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AD 369: Steel bearing piles – Pile driving formulae and driving resistance

This Advisory Desk Note provides guidance on the use of pile driving formulae commonly encountered when considering the design and installation of steel bearing piles.

SCI publication P156 Steel Bearing Piles Guide, published in 1997, and the more recent P335 H-pile Design Guide, published in 2005, both present guidance on the installation and testing of steel bearing piles. In Section 7 and Section 8 of these respective publications, it is stated that ‘the installation of steel piles is a specialist activity, calling for foundation engineering knowledge and experience …’

The emphasis of these Sections is how to estimate the size and type of hammer required, or to estimate the driving resistance that needs to be overcome. Historically, making these estimates involved the use of a pile driving formula and, by way of an introduction to this topic, the Engineering News formula was mentioned in the SCI publications.

The Engineering News formula, and others of a similar nature, relate the movement of the pile resulting from a blow from the hammer at the end of driving to the static resistance or load-carrying capacity of the pile. It should be noted that when this was introduced in 1888, knowledge of soil mechanics and pile resistance was very much in its infancy and, even with the recommended safety factor of 6, the accuracy of this formula was poor. Since then, better formulae such as that devised by Hiley have been developed but these still have limited accuracy, particularly when long piles are involved or when piles are driven into clay.

Clause 7.5.2.1 of BS 8004:1986 (now withdrawn) gives useful guidance. It states that: ‘The Hiley formula is one of the more reliable [methods]’. However it advises that ‘Driving formulae are not directly applicable to deposits such as saturated silt, mud, marl, clay and chalk; they should be used with caution in any soil if on re-driving after a period of rest the resistance has decreased’ and it draws attention to the limited accuracy of even the better formulae. It suggests that ‘If as a result of test loadings on a given site a correcting coefficient can be applied to the formula, the results should then be of reasonable reliability for that particular site’.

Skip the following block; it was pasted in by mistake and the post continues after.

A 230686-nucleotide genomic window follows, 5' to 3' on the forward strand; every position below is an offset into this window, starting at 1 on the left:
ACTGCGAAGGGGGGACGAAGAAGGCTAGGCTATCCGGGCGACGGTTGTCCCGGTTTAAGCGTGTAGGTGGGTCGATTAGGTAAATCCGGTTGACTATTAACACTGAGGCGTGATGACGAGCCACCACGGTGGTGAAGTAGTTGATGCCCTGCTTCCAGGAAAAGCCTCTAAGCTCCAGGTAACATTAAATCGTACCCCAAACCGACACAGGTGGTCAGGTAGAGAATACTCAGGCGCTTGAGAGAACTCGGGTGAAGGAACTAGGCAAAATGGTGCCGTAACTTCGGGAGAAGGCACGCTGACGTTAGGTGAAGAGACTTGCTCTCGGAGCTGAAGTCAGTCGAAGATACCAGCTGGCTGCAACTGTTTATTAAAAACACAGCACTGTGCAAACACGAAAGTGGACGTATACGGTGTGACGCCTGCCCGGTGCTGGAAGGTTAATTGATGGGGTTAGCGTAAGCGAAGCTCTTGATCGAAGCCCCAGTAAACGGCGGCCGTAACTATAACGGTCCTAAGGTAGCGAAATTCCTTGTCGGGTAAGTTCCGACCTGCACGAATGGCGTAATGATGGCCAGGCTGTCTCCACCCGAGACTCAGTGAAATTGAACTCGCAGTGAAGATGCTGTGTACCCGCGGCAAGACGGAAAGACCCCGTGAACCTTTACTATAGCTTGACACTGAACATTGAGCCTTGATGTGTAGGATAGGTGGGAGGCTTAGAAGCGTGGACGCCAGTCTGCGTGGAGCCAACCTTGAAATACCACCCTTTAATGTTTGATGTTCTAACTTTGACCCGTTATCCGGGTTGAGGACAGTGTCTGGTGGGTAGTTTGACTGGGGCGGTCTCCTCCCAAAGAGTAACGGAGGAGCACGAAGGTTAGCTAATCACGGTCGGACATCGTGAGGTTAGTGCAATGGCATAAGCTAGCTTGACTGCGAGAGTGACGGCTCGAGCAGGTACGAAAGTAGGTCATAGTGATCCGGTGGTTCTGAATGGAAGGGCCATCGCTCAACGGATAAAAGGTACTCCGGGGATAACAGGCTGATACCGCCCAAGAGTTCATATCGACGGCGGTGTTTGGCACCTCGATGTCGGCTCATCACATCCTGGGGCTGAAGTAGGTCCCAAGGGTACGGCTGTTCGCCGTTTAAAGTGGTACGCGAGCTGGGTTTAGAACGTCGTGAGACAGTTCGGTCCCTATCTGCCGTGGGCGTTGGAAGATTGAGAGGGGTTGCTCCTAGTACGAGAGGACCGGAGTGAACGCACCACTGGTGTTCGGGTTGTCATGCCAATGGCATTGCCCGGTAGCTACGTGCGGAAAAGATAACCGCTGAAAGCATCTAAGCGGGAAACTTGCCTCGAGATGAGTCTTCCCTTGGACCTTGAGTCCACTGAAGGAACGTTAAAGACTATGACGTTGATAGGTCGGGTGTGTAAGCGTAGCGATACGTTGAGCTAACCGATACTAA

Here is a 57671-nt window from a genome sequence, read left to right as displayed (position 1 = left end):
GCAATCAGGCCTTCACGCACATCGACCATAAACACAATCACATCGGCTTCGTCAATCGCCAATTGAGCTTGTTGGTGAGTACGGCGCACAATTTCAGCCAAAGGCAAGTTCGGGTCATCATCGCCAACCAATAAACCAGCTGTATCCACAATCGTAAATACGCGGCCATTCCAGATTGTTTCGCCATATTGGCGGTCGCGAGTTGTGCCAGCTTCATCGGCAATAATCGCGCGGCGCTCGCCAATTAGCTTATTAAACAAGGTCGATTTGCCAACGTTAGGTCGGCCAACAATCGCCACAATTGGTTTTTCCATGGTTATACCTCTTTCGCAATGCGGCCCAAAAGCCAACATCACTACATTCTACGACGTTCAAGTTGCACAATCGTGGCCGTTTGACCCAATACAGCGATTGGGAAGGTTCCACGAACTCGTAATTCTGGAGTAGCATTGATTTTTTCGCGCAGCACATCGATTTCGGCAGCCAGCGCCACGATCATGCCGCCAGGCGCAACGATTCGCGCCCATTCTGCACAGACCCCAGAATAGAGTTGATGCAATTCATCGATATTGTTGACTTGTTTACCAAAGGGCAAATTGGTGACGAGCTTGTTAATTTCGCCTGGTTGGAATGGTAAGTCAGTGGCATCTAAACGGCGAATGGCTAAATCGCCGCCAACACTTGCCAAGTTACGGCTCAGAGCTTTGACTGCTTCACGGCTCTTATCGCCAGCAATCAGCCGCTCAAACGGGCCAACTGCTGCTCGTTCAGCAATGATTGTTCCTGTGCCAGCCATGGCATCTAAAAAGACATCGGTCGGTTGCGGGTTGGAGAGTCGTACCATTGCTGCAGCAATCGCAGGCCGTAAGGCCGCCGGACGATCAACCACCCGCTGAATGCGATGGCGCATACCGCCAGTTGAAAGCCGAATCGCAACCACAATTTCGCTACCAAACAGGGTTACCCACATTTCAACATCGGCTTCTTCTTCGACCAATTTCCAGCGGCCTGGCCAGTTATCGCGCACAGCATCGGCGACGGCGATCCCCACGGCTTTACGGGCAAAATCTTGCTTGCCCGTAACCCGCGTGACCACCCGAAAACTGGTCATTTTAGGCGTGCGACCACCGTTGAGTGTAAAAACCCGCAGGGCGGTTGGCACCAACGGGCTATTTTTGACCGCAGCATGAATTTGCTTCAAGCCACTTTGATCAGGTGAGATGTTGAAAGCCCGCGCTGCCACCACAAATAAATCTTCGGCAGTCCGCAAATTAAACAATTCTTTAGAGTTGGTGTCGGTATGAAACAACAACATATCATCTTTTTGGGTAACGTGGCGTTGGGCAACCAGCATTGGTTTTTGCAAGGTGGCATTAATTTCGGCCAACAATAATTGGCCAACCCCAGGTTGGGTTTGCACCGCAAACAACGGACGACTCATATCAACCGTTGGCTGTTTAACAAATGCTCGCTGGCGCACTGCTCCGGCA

Similar advice is also found in clause 7.6.2.5 (2) of BS EN 1997-1, which replaces BS 8004; it states: ‘If pile driving formulae are used to assess the ultimate compressive resistance of individual piles in a foundation, the validity of the formulae shall have been demonstrated by previous experimental evidence of acceptable performance in static load tests on the same type of pile, of similar length and cross-section, and in similar ground conditions.’

If sufficient supporting information on the pile-driving system is known (hammer properties, efficiencies etc.), the soils under consideration are appropriate to the formula to be used, and test results are available for the pile/hammer/soil combination, then pile driving formulae may be considered. If the Hiley formula is used, care must be taken to quantify the various factors in the formula in order to maximise the accuracy of the calculation but it must be appreciated that the accuracy will still be limited.

In SCI’s opinion, a pile-driving formula should not be used as a stand-alone solution. Where a formula is used, the values given by the chosen formula should be checked against calculations of end bearing and friction capacity, based on the soil conditions and properties, and/or the results of static test loads or dynamic pile tests.

References
Biddle, A.R., Steel Bearing Piles Guide (P156), SCI, 1997
Biddle, A.R., H-pile Design Guide, (P335 ), SCI, 2005
BS 8004:1986, Code of practice for foundations. BSI (Withdrawn)
BS EN 1997-1:2004 Eurocode 7. Geotechnical design. General rules. BSI.

Contact: Ed Yandzio
Tel: 01344 636525
Email: advisory@steel-sci.com

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